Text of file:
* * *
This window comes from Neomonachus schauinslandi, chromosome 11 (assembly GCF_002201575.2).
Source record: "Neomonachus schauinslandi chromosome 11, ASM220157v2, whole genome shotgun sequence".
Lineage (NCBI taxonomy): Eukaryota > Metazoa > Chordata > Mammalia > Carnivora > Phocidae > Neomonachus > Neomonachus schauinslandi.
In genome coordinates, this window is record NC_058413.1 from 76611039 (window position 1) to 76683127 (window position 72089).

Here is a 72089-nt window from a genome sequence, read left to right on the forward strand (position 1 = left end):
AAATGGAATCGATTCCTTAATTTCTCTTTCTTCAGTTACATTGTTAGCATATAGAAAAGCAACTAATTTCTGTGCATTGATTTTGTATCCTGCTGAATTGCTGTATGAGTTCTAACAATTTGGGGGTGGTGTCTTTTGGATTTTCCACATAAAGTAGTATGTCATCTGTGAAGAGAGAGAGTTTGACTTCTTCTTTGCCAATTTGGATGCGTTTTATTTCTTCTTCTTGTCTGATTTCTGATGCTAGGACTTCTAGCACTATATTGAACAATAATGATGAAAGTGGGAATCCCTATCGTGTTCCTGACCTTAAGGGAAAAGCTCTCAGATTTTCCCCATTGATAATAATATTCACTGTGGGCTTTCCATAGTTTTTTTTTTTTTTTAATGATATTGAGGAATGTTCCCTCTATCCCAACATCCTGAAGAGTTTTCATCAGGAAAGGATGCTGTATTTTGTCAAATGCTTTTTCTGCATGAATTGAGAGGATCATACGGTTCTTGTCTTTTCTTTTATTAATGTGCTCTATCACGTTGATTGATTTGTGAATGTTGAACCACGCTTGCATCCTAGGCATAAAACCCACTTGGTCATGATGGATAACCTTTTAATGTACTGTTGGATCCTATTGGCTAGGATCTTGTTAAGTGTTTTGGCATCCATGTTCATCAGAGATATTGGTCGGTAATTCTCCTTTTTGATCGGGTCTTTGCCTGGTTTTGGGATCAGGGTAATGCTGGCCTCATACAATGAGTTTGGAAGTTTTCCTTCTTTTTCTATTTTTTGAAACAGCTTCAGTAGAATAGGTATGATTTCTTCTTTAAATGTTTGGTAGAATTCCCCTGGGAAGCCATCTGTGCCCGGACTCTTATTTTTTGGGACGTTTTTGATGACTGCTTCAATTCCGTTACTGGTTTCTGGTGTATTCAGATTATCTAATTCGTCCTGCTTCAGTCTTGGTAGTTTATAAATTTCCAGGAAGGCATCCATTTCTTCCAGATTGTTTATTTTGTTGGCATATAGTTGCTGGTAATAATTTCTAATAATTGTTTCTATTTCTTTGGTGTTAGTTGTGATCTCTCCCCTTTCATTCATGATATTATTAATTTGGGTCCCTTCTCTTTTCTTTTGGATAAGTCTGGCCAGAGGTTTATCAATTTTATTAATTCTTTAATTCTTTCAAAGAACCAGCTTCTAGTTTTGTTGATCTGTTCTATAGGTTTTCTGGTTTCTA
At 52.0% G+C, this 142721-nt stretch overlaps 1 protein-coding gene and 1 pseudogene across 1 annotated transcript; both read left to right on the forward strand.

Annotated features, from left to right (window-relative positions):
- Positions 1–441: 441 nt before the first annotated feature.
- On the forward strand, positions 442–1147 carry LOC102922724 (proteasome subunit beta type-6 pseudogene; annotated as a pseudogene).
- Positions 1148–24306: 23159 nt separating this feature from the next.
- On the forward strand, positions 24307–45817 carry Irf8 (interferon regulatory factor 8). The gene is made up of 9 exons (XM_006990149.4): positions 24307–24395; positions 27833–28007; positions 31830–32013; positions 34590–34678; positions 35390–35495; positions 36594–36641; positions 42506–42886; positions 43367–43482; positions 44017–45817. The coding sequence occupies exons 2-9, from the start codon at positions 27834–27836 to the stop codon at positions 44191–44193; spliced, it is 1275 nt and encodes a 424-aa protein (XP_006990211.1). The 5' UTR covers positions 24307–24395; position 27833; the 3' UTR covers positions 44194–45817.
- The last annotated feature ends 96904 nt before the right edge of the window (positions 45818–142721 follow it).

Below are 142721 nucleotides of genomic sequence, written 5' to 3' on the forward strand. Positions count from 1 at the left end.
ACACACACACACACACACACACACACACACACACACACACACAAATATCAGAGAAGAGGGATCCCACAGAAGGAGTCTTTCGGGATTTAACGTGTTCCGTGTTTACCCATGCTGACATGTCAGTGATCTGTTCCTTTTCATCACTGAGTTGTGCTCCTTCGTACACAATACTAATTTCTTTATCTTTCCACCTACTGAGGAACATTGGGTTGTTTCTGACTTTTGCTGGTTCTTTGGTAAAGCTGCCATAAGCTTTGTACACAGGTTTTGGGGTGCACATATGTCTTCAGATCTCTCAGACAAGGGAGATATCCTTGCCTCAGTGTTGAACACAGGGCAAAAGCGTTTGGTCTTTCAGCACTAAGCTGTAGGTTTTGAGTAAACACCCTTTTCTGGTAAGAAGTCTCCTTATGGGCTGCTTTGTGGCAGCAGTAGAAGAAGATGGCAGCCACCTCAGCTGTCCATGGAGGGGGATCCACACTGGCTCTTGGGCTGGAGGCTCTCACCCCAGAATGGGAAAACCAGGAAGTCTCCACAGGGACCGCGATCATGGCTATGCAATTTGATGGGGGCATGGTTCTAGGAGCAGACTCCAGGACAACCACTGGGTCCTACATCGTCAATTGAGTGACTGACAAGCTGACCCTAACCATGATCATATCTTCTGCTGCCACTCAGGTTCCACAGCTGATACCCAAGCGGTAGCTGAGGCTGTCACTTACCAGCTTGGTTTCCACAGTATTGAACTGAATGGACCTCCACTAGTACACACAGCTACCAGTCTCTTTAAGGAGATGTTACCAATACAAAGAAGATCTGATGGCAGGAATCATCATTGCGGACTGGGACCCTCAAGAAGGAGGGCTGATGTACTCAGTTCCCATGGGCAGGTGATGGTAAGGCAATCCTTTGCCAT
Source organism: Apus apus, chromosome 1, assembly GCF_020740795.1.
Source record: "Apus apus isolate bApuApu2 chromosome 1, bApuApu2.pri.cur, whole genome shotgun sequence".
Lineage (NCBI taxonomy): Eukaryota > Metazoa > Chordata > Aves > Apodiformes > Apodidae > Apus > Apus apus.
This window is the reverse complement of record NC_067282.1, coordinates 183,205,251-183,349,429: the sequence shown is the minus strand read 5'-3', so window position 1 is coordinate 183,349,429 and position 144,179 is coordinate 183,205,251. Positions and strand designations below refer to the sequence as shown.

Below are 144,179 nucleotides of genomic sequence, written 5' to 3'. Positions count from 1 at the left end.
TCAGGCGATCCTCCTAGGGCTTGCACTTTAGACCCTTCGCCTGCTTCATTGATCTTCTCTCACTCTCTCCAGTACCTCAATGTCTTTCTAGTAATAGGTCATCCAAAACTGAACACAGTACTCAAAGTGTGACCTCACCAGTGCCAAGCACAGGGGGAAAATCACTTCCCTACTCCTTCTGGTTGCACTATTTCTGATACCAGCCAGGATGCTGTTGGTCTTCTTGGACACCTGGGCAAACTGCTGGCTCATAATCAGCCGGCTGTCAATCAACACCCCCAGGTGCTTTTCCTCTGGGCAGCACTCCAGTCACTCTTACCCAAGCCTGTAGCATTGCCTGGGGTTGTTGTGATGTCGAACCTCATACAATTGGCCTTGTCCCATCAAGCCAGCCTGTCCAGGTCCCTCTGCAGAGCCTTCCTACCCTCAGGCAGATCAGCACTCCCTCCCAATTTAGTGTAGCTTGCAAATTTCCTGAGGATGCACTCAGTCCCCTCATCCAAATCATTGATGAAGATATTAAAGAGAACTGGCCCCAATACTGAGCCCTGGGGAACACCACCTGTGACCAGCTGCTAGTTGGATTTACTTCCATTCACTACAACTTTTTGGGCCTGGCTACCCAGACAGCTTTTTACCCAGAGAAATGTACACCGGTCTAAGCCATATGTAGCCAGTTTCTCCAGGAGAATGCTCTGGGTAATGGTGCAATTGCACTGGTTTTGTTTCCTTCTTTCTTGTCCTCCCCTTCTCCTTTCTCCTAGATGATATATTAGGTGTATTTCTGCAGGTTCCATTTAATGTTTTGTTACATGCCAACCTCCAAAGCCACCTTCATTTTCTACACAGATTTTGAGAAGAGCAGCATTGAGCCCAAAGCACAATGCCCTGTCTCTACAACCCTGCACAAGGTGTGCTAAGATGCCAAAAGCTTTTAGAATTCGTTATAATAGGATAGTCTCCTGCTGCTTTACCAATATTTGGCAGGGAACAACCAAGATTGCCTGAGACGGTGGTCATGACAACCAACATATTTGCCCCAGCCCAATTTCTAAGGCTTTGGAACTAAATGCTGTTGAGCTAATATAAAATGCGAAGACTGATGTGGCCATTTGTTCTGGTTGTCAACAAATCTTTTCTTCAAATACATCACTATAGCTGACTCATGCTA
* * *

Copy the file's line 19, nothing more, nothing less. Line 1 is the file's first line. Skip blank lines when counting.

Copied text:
This window is the reverse complement of record NC_067282.1, coordinates 183,205,251-183,349,429: the sequence shown is the minus strand read 5'-3', so window position 1 is coordinate 183,349,429 and position 144,179 is coordinate 183,205,251. Positions and strand designations below refer to the sequence as shown.